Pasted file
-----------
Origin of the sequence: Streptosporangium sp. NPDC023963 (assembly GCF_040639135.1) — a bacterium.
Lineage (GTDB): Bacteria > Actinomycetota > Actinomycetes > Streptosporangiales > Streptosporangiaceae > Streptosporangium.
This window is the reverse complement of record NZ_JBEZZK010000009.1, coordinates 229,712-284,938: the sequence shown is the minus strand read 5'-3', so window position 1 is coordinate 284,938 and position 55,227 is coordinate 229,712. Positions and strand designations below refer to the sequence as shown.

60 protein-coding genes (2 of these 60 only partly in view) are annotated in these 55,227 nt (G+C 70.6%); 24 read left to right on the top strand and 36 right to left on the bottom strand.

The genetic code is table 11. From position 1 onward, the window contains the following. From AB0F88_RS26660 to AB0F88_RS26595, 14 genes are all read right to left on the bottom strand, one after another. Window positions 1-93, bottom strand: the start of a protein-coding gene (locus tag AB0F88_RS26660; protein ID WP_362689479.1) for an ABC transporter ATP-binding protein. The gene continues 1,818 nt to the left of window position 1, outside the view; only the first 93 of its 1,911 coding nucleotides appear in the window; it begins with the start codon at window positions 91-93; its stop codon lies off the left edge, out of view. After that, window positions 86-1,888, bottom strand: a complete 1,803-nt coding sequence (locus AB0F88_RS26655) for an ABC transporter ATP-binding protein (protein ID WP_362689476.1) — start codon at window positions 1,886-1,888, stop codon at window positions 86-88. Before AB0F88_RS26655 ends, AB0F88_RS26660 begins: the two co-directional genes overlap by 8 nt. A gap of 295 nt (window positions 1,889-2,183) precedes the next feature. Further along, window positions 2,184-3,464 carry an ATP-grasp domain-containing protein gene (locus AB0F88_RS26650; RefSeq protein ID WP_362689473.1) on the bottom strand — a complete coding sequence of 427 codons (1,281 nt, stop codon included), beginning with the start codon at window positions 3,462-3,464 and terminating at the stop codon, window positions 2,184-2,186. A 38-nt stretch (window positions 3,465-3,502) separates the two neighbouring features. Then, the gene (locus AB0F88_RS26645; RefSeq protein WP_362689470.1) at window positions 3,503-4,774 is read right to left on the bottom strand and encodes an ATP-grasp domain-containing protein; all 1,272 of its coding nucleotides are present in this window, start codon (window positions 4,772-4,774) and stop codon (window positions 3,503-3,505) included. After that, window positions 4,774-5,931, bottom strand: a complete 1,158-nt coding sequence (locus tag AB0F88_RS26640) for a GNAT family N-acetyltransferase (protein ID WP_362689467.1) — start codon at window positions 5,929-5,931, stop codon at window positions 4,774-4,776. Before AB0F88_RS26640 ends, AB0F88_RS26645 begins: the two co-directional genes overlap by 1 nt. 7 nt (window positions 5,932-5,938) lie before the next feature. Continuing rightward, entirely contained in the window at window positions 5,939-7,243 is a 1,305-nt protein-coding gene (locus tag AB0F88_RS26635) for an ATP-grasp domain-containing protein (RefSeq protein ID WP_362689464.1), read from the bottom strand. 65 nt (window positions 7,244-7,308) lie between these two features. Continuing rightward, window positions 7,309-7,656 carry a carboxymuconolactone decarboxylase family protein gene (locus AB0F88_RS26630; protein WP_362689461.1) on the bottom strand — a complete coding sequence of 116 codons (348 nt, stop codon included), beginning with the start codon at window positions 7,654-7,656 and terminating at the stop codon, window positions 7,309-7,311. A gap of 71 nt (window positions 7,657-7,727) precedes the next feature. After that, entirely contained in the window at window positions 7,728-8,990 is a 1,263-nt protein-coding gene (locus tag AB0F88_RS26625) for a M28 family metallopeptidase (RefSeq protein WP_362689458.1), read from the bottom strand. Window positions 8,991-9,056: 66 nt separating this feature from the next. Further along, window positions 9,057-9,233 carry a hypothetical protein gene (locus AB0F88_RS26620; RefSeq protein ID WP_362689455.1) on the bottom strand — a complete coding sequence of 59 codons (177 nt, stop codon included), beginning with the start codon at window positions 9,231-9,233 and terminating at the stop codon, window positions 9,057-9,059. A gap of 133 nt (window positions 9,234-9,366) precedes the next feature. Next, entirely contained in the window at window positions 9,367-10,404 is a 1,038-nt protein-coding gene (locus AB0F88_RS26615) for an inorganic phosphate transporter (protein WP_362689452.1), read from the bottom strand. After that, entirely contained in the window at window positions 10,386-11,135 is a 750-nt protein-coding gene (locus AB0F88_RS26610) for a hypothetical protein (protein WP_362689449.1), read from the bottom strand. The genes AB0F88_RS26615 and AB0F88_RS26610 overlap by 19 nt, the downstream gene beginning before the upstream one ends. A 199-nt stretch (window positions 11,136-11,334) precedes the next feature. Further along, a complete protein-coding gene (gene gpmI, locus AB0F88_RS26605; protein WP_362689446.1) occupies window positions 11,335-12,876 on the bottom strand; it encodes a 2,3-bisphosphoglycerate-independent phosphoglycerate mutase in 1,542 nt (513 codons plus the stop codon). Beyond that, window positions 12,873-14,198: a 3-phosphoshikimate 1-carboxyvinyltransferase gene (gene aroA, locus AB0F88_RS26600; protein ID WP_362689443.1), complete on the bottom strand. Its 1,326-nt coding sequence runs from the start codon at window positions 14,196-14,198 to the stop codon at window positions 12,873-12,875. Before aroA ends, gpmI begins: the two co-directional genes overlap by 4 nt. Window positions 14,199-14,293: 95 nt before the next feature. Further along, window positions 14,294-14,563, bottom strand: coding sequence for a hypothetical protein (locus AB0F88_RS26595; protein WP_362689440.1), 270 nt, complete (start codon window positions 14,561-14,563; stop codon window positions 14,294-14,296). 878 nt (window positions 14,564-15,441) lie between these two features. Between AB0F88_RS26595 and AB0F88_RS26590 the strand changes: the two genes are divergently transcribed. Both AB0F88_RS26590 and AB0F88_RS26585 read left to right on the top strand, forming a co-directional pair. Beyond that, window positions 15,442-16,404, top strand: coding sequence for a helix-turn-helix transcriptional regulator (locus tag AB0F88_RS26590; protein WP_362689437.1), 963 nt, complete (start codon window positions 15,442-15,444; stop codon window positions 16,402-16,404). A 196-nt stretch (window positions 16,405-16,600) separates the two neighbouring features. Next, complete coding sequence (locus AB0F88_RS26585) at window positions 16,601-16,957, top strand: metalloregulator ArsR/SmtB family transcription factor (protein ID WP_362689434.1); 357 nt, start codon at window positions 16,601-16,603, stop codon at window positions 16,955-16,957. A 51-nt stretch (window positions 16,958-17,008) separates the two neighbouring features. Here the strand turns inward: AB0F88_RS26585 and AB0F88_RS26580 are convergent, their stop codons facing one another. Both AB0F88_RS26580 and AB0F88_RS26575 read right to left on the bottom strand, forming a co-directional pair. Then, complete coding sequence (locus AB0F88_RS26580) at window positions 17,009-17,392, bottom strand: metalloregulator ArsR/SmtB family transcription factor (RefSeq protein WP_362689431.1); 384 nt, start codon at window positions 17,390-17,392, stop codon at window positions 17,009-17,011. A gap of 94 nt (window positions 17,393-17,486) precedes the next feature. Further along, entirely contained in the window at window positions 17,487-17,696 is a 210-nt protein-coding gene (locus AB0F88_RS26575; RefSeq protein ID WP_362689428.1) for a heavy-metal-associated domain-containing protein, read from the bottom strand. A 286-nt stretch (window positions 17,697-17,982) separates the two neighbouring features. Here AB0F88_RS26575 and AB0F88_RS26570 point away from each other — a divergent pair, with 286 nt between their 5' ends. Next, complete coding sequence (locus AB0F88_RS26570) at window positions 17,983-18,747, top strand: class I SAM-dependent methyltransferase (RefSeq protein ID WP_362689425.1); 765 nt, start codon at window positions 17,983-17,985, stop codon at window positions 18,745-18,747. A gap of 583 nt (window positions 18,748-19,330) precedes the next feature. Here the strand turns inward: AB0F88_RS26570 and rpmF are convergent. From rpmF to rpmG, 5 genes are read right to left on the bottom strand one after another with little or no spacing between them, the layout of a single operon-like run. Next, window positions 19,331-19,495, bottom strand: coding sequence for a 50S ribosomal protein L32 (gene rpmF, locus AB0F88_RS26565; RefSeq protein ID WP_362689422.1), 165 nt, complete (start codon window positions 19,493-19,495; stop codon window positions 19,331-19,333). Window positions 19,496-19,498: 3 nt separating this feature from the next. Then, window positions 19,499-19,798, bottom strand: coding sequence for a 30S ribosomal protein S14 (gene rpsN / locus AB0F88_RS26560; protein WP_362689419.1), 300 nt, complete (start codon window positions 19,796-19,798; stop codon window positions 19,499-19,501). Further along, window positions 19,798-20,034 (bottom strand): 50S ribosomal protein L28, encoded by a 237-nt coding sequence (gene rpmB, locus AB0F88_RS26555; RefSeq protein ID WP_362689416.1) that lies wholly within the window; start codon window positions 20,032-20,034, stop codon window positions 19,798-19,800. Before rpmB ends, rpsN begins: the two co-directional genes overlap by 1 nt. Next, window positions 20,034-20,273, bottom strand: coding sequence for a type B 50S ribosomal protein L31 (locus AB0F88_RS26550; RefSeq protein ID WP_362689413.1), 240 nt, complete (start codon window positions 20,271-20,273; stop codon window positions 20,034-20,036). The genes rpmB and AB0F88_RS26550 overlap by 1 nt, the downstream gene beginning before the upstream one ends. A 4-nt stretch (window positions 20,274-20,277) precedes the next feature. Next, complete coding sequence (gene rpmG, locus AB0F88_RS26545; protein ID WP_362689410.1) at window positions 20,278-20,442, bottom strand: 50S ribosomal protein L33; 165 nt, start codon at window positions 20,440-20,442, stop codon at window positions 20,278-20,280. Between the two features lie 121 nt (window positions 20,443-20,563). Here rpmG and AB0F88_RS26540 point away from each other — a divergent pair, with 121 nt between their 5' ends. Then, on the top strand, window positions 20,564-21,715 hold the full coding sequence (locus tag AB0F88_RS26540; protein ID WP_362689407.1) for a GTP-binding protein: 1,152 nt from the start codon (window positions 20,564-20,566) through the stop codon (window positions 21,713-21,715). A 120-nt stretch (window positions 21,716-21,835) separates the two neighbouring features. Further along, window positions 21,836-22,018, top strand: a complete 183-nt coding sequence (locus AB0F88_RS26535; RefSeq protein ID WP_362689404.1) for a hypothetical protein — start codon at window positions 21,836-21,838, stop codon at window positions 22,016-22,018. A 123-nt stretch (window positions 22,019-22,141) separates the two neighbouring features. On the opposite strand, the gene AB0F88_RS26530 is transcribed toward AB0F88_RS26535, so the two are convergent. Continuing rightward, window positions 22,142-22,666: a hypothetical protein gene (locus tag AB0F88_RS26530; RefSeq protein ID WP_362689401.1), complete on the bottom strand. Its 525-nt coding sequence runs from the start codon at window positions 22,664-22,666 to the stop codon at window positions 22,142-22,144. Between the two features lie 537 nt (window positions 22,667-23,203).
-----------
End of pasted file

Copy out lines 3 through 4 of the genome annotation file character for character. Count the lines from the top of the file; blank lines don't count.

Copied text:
This window is the reverse complement of record NZ_JBEZZK010000009.1, coordinates 229,712-284,938: the sequence shown is the minus strand read 5'-3', so window position 1 is coordinate 284,938 and position 55,227 is coordinate 229,712. Positions and strand designations below refer to the sequence as shown.

60 protein-coding genes (2 of these 60 only partly in view) are annotated in these 55,227 nt (G+C 70.6%); 24 read left to right on the top strand and 36 right to left on the bottom strand.